Mon 14 Jun 2021

Rust meets the web - a clash of programming paradigms

Most code running on the web is event-based, garbage-collected, and dynamically typed. In stark contrast, Rust is a compiled language with static type- and memory-safety without a garbage-collector. What are the implications for a project that compiles Rust to WebAssembly? I try to answer this question with a fictive story and hands-on code examples.

Source: Rust meets the web - a clash of programming paradigms, an article by Jakob Meier.

Median Heaps in Haskell

Heaps are a fundamental data structure that implement the priority queue abstract data type. Essentially, a priority queue is one where the element at the front of line is always the one of highest priority, which is defined by the programmer for a specific implementation. A standard heap implementation provides fast access to the front element of the queue, in O(1) time, as well as insertion/deletion in O(log(n)) time.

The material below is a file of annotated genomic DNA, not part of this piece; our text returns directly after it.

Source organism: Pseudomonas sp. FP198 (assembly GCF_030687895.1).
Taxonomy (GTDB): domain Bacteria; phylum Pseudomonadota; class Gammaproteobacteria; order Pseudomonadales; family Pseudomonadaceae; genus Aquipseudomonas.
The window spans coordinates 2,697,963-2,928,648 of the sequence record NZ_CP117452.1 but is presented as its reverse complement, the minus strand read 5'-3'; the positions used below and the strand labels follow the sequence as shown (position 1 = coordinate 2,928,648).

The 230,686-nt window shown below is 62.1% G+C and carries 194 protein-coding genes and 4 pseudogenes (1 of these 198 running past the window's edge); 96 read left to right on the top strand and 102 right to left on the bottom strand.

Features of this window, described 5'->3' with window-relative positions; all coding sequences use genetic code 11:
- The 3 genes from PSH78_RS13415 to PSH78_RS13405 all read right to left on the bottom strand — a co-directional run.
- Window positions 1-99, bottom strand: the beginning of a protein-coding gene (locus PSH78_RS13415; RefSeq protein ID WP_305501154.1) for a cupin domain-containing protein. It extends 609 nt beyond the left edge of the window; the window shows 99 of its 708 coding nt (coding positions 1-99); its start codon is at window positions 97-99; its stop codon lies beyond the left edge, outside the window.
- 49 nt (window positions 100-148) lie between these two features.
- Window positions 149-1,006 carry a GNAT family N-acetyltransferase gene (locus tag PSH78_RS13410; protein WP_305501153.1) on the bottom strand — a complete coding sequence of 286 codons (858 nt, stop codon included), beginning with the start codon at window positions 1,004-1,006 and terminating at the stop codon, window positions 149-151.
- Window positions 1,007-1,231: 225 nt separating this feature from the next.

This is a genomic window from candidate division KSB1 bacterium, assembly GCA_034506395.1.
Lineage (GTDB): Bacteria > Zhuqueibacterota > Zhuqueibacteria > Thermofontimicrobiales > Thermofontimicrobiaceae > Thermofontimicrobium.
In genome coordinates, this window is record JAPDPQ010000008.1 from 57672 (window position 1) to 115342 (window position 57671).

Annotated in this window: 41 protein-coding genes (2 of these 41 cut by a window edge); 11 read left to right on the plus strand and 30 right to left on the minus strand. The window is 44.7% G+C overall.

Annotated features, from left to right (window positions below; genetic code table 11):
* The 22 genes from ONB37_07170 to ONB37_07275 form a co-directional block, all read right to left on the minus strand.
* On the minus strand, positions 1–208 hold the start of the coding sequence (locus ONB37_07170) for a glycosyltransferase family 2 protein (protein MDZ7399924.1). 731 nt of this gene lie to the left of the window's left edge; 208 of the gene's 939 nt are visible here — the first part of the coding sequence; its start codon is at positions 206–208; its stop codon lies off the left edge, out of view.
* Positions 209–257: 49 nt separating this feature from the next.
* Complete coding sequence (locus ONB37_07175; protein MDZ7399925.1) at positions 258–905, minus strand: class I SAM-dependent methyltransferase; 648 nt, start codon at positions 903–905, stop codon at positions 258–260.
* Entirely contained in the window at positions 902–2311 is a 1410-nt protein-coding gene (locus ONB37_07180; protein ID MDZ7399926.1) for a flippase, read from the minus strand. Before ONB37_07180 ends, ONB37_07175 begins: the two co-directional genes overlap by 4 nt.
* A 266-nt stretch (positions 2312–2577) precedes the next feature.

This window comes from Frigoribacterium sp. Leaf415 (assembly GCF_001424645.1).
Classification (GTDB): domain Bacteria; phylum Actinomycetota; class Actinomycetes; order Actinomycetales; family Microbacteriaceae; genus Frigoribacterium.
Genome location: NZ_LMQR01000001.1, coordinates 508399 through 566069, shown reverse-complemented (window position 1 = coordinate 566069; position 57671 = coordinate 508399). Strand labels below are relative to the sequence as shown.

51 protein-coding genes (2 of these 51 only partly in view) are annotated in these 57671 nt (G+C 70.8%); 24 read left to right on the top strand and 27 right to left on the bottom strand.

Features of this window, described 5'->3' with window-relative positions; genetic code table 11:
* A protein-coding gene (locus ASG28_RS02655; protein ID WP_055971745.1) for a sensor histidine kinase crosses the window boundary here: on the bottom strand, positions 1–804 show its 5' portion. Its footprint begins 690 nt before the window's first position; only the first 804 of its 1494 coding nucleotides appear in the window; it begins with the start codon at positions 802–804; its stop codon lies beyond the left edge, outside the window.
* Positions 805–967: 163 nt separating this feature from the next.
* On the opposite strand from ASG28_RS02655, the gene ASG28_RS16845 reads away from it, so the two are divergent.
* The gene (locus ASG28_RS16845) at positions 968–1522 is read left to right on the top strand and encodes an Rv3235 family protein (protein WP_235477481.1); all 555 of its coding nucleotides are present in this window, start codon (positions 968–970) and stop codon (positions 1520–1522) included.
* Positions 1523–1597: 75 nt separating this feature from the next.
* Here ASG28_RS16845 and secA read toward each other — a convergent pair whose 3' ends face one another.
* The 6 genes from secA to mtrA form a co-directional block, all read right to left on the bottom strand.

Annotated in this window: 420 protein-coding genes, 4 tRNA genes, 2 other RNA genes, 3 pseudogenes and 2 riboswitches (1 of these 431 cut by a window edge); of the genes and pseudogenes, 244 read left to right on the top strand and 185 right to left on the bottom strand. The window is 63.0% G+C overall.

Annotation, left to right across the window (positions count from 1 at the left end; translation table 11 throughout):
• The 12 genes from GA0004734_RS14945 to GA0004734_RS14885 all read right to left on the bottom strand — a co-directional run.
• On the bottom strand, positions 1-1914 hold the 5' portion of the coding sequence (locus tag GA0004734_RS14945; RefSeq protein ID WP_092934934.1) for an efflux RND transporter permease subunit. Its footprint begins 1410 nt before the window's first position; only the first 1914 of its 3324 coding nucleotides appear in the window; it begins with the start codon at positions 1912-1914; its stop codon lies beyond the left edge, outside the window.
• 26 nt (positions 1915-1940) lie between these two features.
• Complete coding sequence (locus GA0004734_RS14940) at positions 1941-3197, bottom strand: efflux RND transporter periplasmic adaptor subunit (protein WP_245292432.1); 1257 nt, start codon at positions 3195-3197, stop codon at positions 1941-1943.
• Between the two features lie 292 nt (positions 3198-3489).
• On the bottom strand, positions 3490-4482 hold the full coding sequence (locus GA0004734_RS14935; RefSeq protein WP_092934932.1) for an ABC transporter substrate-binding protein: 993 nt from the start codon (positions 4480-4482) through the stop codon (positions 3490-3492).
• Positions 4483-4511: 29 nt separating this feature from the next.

Usually, the highest priority value is defined as either the minimum or maximum value in the data, as implemented in min and max heaps respectively. In this post, however, we will look at a more specialized heap that instead prioritizes the median value. Why would this be useful? I'm not sure of any practical applications, but assumedly it could be if it were ever performance critical to repeatedly calculate the median. Let's jump in.

Source: Median Heaps in Haskell, an article by Micah Cantor.